Song of Hope
By Nancy Chapman
Chicken, turkey and tuna. Rice and wheat.
Strawberries, blueberries, avocados and grapes.
Spinach, lettuce, onions and sweet potatoes.
Green beans, if they’re cooked a certain way.
This is a complete list of what 17-year-old Haley Bauser is allowed to eat.
Surprisingly, she doesn’t mind. It’s either stick to that restricted diet or return to the debilitating pain that set in when she was just a baby.
Haley has eosinophilic esophagitis, EoE for short. “I didn’t realize how much pain I’d been living with,” she says, “until I was diagnosed and started getting the right treatment.”
EoE is a chronic condition triggered by allergies to certain foods that differ for each patient. When
an EoE patient eats those foods, the body reacts by producing eosinophils, a type of white blood cell, in the esophagus. High numbers of eosinophils inflame the surrounding tissue, resulting in constant pain, growth problems, nausea, vomiting and problems swallowing. EoE’s cause is unknown, but many with the condition have other allergic disorders, such as asthma or nasal allergies, both of which Haley also has.
Haley’s mother, Charlotte Bauser, works at Dam Neck as command network manager for the Navy’s Combat Direction Systems Activity. She remembers the relentless colic, or at least that’s what she thought it was, that came on when Haley was 2 weeks old. “As a baby, she was in so much pain that her legs would draw up,” Charlotte says. “It never went away. Back then, the doctors said it was reflux.”
Haley’s chest and stomach pain grew progressively worse through her elementary and middle school years. Even so, it couldn’t stifle her passion for music. “I started singing and playing piano when I was 4,” she says. Vocal lessons at age 5 launched a childhood filled with performances and competitions. Yet along the way, her mother never gave up trying to get Haley healthy.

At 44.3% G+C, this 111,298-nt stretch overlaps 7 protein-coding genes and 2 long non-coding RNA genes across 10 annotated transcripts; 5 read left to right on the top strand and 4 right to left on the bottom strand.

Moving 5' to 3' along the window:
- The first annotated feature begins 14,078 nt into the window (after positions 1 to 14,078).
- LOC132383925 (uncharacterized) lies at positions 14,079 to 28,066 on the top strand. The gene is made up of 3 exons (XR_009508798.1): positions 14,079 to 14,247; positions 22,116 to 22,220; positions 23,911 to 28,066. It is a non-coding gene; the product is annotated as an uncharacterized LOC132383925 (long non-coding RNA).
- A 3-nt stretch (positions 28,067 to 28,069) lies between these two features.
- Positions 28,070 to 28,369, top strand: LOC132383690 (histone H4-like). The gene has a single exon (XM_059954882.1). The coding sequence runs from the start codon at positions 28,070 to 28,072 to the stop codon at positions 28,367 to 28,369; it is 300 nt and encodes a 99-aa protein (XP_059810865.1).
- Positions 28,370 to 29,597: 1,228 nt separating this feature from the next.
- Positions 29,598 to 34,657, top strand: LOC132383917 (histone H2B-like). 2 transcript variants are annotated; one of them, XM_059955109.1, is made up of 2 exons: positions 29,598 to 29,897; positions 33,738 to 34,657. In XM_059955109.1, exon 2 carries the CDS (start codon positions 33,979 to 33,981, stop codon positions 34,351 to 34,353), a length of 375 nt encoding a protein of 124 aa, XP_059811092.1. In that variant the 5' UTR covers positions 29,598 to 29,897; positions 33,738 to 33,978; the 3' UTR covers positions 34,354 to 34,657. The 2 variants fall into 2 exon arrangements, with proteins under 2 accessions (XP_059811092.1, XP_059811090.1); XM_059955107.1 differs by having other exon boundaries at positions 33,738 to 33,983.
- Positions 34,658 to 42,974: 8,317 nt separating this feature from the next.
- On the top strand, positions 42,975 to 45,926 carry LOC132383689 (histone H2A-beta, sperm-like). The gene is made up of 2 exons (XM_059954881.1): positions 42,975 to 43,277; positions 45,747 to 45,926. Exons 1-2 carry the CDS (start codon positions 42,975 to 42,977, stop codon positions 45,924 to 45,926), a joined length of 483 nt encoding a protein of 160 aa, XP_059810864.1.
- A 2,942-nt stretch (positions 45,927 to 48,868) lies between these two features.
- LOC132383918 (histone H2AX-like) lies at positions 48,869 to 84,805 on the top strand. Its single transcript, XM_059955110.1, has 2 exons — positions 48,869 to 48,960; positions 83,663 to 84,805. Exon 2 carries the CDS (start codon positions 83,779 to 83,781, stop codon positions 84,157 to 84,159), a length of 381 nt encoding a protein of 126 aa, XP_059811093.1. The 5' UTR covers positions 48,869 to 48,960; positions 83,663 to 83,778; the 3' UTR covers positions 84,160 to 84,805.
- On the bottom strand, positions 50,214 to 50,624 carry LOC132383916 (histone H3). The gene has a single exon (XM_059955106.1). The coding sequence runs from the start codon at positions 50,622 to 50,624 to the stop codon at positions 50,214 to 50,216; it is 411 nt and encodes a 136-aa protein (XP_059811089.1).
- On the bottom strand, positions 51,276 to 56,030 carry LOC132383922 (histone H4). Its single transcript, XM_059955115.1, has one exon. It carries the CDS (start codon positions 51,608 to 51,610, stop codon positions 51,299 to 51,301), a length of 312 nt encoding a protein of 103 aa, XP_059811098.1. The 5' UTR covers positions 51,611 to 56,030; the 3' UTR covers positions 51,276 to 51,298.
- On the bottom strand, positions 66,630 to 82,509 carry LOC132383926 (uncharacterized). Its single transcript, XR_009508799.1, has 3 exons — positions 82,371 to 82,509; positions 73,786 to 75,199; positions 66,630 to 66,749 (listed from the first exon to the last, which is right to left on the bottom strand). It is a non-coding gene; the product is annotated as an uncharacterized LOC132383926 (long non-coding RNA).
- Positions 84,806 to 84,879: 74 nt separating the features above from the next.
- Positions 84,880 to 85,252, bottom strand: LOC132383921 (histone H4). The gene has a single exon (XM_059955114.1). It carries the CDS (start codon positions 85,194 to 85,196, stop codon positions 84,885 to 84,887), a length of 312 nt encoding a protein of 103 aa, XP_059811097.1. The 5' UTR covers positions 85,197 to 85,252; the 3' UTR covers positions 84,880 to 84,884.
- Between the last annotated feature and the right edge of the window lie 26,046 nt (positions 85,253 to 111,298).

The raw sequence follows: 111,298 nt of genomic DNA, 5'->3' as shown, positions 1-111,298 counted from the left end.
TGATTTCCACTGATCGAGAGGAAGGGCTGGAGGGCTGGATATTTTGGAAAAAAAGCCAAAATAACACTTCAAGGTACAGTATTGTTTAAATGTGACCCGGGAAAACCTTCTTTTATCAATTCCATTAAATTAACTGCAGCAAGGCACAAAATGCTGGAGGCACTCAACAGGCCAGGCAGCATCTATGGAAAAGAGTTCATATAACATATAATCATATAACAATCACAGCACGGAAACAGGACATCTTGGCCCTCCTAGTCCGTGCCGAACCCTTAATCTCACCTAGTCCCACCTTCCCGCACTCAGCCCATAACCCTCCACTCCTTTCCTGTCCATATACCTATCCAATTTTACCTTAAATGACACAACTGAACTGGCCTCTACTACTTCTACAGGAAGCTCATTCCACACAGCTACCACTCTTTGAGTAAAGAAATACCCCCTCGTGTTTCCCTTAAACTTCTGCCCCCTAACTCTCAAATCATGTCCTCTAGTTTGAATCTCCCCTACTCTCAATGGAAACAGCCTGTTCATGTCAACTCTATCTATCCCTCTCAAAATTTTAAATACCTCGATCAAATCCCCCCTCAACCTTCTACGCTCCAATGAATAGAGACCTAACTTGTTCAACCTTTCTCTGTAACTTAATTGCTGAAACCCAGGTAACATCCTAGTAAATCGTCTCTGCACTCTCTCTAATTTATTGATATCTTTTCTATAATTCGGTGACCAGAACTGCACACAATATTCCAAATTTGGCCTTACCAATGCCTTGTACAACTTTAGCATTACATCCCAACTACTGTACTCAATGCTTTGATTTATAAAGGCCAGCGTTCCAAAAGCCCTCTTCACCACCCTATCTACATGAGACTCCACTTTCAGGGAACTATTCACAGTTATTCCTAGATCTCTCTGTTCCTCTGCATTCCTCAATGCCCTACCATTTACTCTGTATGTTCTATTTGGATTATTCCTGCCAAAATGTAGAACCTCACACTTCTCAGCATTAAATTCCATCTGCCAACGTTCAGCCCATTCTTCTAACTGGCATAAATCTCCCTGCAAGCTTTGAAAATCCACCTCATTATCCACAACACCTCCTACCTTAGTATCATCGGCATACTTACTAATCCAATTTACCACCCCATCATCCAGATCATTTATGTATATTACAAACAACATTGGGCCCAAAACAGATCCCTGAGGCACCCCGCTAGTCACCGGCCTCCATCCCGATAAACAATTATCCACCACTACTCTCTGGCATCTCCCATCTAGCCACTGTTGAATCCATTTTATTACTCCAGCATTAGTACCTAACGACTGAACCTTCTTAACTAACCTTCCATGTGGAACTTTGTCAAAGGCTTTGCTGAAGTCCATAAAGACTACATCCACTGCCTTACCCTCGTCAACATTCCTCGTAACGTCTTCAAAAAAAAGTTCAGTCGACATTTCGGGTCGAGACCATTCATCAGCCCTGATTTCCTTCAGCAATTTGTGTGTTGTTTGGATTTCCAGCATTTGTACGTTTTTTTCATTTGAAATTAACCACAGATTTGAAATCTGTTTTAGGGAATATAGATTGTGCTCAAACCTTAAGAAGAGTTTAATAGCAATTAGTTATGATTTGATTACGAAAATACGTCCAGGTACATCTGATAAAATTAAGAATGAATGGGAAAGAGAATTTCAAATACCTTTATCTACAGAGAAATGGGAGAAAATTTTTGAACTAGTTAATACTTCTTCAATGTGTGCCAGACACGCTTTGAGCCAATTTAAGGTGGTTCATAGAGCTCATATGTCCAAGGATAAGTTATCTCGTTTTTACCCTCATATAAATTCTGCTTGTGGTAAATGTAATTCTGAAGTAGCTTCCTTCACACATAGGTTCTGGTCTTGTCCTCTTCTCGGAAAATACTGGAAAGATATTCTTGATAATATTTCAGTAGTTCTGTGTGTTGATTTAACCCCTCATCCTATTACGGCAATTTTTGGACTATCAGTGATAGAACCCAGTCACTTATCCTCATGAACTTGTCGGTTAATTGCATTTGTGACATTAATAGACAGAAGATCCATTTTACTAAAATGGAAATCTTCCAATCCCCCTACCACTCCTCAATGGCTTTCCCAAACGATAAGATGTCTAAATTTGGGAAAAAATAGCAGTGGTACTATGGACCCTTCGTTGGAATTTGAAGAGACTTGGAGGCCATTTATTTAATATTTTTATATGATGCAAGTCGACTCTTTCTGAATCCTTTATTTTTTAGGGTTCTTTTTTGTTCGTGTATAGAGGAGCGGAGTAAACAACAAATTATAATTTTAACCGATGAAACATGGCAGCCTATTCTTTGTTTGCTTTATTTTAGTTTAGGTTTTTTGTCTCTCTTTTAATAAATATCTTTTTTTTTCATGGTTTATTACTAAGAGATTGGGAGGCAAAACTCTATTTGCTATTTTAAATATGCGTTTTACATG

“She would get to the point where she’d be doubled over in pain,” Charlotte recalls. “I would take her to emergency rooms and they’d say she just had gas.”
By the time Haley was a teen, she was often in excruciating pain, missing 30 to 40 days of school every year. “We were thinking about going out of the area to find help,” Charlotte says. Then during Haley’s sophomore year, her pediatrician learned that specialists at CHKD might be able to help.
How Teamwork Struck the Right Note
At CHKD’s gastroenterology practice,
Dr. Lauren Willis is one of four specialists who follow more than 200 EoE patients. “Haley’s story is not uncharacteristic,” she says. “EoE is an emerging, progressive condition whose symptoms mimic reflux, so it can be difficult to diagnose. But our pediatric gastroenterologists and allergists now have a very good sense of this.”
Dr. Willis explains that while a few reports on EoE exist from 35 years ago, most gastroenterologists didn’t know about it until 10 to 15 years ago. “It doesn’t kill you, but it can be quite disabling,” she explains. “EoE’s natural progression can lead to permanent scarring of the esophagus.” In the worst cases, the narrowed esophagus must be dilated or the patient has to be fed through a tube.